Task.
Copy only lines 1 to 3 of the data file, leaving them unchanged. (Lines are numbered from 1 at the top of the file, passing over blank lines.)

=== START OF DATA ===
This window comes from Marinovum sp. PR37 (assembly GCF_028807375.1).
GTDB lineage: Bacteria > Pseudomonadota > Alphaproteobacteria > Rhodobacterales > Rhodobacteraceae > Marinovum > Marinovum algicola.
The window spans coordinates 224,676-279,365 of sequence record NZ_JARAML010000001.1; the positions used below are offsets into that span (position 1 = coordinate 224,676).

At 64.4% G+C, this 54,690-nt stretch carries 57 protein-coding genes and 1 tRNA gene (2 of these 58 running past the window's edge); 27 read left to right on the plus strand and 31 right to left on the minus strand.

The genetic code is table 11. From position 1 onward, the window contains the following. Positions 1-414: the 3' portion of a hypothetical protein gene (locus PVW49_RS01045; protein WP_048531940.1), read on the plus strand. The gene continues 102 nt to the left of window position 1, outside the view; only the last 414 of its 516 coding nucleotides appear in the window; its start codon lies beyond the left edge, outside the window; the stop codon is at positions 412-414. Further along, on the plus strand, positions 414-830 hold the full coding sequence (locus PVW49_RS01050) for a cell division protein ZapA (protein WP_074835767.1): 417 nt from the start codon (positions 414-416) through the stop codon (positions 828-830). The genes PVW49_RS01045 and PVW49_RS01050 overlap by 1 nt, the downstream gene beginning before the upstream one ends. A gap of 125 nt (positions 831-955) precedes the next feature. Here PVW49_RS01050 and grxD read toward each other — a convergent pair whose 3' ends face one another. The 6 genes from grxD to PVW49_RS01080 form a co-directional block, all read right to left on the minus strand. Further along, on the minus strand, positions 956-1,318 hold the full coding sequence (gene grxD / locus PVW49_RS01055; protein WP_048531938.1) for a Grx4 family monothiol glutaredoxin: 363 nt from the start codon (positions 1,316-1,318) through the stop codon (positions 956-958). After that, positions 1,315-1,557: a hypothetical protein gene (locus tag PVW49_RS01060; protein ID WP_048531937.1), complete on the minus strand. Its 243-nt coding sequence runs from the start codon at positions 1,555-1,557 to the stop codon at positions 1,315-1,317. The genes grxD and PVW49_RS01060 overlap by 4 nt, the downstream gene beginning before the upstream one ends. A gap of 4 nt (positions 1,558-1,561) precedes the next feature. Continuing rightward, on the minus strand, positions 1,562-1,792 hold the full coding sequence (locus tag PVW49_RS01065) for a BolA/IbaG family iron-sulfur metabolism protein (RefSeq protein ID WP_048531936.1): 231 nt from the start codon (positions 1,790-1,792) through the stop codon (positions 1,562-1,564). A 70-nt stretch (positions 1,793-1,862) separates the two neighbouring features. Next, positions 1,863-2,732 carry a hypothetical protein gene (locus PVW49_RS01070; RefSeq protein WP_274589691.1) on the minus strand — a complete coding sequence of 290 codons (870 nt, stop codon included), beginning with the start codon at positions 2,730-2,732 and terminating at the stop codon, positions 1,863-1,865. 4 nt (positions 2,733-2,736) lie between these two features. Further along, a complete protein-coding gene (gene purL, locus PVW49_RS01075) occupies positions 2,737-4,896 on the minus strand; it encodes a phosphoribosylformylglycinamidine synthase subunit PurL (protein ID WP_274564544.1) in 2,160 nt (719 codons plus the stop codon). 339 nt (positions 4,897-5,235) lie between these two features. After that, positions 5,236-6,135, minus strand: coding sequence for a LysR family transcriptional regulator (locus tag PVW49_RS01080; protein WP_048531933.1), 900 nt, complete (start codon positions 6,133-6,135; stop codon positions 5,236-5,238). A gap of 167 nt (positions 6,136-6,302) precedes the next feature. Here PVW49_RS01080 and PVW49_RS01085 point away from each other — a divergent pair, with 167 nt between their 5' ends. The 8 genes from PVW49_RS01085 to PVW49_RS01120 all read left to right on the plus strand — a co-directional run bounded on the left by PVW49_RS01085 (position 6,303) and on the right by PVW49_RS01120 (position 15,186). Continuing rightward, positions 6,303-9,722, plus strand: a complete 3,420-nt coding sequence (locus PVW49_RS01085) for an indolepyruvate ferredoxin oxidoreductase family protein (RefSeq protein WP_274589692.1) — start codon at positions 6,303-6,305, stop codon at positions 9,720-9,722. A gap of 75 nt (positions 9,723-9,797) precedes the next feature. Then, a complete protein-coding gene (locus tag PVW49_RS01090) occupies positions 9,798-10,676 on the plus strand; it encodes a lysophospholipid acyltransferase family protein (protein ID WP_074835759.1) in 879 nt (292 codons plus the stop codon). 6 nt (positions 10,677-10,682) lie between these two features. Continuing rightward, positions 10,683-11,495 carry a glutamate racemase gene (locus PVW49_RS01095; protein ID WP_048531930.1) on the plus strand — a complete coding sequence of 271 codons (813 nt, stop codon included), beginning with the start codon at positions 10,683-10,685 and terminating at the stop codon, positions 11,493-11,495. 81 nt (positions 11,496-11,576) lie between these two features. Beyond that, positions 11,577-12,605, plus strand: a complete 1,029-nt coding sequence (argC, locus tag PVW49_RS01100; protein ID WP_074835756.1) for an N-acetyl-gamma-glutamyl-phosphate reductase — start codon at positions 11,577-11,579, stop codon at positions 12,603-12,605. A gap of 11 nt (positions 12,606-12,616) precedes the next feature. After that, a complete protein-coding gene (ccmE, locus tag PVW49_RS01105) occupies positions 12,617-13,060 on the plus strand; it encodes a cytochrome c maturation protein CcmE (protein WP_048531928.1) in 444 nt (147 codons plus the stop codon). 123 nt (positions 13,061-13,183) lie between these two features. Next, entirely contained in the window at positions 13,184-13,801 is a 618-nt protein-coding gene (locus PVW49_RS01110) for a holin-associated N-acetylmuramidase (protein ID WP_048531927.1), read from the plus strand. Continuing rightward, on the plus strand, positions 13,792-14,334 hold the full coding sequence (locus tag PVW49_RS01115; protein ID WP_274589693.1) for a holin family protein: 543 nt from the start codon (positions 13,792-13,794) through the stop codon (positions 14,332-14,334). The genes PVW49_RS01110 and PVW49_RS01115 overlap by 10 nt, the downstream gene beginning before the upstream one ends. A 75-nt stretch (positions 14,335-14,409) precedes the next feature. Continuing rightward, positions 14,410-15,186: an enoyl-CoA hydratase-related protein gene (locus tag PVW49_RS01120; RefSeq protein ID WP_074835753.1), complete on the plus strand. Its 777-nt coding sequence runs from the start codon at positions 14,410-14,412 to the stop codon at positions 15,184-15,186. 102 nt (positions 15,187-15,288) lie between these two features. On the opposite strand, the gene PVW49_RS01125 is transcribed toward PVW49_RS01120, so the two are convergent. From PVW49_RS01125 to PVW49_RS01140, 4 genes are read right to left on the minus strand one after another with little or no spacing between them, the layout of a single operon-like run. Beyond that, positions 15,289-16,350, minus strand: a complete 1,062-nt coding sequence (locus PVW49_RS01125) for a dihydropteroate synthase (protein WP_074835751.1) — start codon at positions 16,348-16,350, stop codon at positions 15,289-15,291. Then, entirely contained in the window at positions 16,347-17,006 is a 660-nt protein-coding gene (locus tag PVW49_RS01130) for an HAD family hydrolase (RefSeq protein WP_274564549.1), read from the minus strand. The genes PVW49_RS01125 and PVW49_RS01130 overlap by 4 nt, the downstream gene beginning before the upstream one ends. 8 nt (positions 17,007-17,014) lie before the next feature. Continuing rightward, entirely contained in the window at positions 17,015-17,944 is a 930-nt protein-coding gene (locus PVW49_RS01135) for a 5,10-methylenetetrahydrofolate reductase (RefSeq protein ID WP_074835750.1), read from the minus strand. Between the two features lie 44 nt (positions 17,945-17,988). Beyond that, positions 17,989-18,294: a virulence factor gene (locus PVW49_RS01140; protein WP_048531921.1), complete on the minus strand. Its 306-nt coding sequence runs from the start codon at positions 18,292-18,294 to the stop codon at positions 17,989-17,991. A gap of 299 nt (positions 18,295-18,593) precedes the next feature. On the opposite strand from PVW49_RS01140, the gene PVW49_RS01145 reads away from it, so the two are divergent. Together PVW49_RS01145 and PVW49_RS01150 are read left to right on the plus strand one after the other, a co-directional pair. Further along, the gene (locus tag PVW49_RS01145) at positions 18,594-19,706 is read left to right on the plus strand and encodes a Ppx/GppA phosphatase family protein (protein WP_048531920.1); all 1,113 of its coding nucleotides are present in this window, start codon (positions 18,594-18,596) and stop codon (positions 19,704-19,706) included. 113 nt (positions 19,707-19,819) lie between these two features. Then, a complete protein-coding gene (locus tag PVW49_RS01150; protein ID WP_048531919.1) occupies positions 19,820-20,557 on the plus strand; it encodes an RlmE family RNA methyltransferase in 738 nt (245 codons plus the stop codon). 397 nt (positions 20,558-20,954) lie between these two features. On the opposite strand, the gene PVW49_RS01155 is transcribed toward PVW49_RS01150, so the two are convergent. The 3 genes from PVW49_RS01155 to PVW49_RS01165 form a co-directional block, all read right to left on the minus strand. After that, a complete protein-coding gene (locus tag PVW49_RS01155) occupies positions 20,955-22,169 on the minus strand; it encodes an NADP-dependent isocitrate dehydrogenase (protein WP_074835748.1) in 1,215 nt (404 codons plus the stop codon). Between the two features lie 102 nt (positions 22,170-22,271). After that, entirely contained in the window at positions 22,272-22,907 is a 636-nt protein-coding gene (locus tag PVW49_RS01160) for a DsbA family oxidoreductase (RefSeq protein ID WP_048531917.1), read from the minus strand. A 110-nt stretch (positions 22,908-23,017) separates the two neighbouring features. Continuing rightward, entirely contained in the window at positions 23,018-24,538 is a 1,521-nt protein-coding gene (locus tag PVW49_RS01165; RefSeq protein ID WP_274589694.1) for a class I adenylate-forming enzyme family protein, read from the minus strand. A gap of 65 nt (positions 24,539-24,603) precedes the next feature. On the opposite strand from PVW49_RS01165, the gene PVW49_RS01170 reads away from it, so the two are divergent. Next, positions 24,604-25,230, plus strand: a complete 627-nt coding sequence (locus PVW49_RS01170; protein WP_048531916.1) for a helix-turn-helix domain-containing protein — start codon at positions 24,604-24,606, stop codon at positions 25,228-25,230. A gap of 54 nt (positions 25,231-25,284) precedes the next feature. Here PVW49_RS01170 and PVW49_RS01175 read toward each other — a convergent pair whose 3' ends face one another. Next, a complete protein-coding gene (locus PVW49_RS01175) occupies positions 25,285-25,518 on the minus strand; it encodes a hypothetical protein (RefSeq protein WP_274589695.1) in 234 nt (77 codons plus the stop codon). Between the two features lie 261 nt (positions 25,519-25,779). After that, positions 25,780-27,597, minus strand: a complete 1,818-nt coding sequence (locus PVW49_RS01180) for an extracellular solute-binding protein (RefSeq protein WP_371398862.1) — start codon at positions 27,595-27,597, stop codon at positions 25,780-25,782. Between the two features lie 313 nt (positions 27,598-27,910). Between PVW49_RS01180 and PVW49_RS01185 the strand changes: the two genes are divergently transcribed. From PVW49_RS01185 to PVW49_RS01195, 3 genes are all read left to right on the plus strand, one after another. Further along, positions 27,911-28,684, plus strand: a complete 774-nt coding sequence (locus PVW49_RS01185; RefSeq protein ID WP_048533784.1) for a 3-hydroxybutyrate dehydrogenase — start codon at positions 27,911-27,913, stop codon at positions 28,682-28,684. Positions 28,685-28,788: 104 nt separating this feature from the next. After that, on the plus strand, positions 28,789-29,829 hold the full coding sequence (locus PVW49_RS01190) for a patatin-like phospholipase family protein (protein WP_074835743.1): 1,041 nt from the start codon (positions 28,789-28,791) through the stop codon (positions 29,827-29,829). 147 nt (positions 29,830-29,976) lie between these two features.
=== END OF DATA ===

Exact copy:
This window comes from Marinovum sp. PR37 (assembly GCF_028807375.1).
GTDB lineage: Bacteria > Pseudomonadota > Alphaproteobacteria > Rhodobacterales > Rhodobacteraceae > Marinovum > Marinovum algicola.
The window spans coordinates 224,676-279,365 of sequence record NZ_JARAML010000001.1; the positions used below are offsets into that span (position 1 = coordinate 224,676).